Updates in ACCP antithrombotic guidelines

James Douketis

What is new in the updated American College of Chest Physicians (ACCP) antithrombotic guidelines? In your opinion, what are the most important changes?

James Douketis: The ACCP guidelines are considered the foundation for evidence-based practices for the prevention and treatment of venous thromboembolic disease. Just this year [video was recorded in 2016], a  new, 10th edition of these guidelines was published. It covered a broad spectrum of areas ranging from treatment of small, calf deep vein thrombosis (DVT) to treatment of extensive, life-threatening, massive DVT and pulmonary embolism.

[I think there are] 3 key areas that are different. The first is that now, with the availability of novel oral anticoagulants (NOACs), the guidelines have provided a suggestion that [NOACs] should be first-line treatment for acute venous thromboembolism over the conventional treatment of low-molecular-weight heparin and vitamin K antagonists. But this is not a strong recommendation, so we can continue to use the current treatment.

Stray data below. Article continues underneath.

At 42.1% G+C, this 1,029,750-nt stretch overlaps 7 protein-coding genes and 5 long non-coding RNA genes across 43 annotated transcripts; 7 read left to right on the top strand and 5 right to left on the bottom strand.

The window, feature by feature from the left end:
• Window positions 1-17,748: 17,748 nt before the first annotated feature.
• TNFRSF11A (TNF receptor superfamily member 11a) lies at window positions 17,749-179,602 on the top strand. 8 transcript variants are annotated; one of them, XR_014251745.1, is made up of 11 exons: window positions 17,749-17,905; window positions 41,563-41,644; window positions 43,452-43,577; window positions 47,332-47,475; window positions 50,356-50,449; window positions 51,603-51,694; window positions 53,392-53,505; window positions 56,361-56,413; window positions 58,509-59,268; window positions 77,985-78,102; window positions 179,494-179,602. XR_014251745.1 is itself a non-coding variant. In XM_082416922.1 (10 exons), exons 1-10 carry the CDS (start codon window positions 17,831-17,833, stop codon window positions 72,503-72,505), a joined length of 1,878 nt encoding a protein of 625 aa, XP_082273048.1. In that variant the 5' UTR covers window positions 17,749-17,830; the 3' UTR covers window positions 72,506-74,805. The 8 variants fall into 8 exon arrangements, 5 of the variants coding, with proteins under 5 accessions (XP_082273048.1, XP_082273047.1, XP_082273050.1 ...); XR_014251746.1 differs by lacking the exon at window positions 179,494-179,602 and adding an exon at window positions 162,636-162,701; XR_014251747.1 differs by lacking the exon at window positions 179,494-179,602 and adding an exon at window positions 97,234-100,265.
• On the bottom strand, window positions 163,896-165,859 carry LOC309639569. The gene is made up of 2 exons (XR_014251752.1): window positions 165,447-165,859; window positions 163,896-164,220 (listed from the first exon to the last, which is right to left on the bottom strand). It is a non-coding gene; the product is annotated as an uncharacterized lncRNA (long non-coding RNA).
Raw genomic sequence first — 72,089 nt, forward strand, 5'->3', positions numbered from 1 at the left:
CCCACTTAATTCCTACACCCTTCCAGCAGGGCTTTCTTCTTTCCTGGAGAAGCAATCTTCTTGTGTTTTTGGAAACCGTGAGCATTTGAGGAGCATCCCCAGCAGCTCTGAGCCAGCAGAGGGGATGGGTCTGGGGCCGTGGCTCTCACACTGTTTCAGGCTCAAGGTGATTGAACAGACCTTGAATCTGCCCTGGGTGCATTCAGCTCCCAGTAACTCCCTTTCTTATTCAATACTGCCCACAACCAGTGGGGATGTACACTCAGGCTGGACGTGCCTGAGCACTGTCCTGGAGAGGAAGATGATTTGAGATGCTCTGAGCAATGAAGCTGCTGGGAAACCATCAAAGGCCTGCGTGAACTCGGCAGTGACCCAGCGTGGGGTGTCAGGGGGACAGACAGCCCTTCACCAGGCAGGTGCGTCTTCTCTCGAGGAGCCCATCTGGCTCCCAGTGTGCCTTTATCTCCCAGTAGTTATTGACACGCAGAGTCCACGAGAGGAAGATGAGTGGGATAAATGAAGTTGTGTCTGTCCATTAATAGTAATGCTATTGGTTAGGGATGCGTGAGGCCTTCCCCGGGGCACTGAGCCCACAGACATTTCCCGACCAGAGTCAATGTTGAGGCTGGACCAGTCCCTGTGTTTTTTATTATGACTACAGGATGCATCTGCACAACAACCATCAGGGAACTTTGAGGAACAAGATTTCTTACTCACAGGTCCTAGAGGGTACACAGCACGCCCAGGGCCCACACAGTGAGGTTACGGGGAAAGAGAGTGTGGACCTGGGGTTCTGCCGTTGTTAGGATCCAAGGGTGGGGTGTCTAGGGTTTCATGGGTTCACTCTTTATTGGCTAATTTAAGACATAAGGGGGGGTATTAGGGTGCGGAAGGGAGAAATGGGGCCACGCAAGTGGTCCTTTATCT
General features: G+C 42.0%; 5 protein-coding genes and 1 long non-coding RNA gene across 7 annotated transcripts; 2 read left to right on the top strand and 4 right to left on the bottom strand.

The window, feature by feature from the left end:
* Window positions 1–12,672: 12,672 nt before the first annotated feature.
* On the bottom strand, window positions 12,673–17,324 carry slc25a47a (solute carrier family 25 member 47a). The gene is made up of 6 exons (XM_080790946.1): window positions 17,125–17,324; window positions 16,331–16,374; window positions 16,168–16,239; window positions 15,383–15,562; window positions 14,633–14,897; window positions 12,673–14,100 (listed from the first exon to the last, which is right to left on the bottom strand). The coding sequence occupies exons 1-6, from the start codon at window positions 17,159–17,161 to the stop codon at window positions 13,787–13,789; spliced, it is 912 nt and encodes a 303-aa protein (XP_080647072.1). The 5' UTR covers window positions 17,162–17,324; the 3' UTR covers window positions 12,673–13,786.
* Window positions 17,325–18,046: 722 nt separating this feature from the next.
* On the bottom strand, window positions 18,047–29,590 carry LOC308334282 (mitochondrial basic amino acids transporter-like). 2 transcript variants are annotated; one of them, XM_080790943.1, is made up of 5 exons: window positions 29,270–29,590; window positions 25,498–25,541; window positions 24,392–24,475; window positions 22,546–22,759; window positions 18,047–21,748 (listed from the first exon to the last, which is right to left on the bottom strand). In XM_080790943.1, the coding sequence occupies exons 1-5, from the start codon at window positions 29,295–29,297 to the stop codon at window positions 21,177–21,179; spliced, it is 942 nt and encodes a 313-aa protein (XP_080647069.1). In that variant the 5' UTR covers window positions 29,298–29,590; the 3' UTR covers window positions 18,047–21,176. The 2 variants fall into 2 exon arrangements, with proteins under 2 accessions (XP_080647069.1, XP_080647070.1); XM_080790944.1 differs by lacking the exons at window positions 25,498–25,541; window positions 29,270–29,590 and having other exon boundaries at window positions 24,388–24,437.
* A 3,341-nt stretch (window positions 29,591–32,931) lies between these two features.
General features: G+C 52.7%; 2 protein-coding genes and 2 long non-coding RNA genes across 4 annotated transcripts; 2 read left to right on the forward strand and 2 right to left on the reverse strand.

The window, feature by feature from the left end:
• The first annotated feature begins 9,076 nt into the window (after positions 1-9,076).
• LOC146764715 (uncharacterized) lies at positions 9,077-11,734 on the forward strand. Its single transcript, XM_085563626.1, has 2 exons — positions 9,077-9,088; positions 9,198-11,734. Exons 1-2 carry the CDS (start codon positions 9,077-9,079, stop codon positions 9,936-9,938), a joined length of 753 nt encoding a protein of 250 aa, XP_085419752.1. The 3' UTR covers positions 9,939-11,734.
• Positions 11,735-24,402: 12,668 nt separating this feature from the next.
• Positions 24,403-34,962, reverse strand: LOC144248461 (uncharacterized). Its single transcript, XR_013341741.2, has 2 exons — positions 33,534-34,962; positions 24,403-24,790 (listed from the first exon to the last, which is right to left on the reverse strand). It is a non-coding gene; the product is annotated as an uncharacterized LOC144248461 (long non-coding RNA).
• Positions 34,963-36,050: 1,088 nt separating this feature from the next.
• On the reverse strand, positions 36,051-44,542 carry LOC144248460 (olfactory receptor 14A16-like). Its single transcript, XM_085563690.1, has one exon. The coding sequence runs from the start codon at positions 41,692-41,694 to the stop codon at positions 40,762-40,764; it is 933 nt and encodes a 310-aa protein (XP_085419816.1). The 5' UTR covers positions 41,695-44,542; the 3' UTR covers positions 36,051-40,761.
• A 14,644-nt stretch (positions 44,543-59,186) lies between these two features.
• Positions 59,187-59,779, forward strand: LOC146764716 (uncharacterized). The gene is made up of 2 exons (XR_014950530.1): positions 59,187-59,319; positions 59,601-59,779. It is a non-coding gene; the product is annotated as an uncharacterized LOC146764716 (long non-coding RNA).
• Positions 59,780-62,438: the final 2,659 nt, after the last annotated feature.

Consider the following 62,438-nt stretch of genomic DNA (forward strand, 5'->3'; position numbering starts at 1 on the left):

The second area that is different is in the prevention of the postthrombotic syndrome, with the SOX trial, which showed that using compression socks in all patients after lower extremity DVT does not appear to be a benefit to reduce the risk of postthrombotic syndrome. So that is a new recommendation. Having said that, we can still use compression stockings in patients who have symptoms of the postthrombotic syndrome, such as swelling or pain.

The third area is patients with cancer-associated thrombosis. The 10th edition of ACCP guidelines reaffirmed that low-molecular-weight heparins remain the first-line treatment for cancer-associated thrombosis, but now there is a  mention of using a NOAC as an alternative to a vitamin K antagonist.

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